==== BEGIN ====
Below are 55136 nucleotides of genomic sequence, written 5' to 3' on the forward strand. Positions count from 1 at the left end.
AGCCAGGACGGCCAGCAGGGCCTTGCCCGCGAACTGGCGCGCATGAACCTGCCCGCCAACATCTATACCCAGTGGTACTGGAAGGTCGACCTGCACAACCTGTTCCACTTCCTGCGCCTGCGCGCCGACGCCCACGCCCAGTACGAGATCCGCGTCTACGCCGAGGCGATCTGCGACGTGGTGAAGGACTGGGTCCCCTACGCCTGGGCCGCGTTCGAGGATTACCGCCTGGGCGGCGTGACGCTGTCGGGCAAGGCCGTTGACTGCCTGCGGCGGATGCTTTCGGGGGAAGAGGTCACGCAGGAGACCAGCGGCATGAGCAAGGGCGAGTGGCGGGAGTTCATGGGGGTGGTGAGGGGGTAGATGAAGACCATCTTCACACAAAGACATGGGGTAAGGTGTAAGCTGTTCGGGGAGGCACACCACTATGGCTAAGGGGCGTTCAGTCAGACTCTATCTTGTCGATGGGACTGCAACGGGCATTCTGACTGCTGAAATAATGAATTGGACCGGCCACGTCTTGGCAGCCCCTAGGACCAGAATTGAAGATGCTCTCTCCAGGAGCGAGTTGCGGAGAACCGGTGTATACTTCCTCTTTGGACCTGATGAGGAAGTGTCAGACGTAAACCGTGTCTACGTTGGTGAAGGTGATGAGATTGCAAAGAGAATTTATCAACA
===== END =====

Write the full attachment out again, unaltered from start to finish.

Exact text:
Below are 55136 nucleotides of genomic sequence, written 5' to 3' on the forward strand. Positions count from 1 at the left end.
AGCCAGGACGGCCAGCAGGGCCTTGCCCGCGAACTGGCGCGCATGAACCTGCCCGCCAACATCTATACCCAGTGGTACTGGAAGGTCGACCTGCACAACCTGTTCCACTTCCTGCGCCTGCGCGCCGACGCCCACGCCCAGTACGAGATCCGCGTCTACGCCGAGGCGATCTGCGACGTGGTGAAGGACTGGGTCCCCTACGCCTGGGCCGCGTTCGAGGATTACCGCCTGGGCGGCGTGACGCTGTCGGGCAAGGCCGTTGACTGCCTGCGGCGGATGCTTTCGGGGGAAGAGGTCACGCAGGAGACCAGCGGCATGAGCAAGGGCGAGTGGCGGGAGTTCATGGGGGTGGTGAGGGGGTAGATGAAGACCATCTTCACACAAAGACATGGGGTAAGGTGTAAGCTGTTCGGGGAGGCACACCACTATGGCTAAGGGGCGTTCAGTCAGACTCTATCTTGTCGATGGGACTGCAACGGGCATTCTGACTGCTGAAATAATGAATTGGACCGGCCACGTCTTGGCAGCCCCTAGGACCAGAATTGAAGATGCTCTCTCCAGGAGCGAGTTGCGGAGAACCGGTGTATACTTCCTCTTTGGACCTGATGAGGAAGTGTCAGACGTAAACCGTGTCTACGTTGGTGAAGGTGATGAGATTGCAAAGAGAATTTATCAACA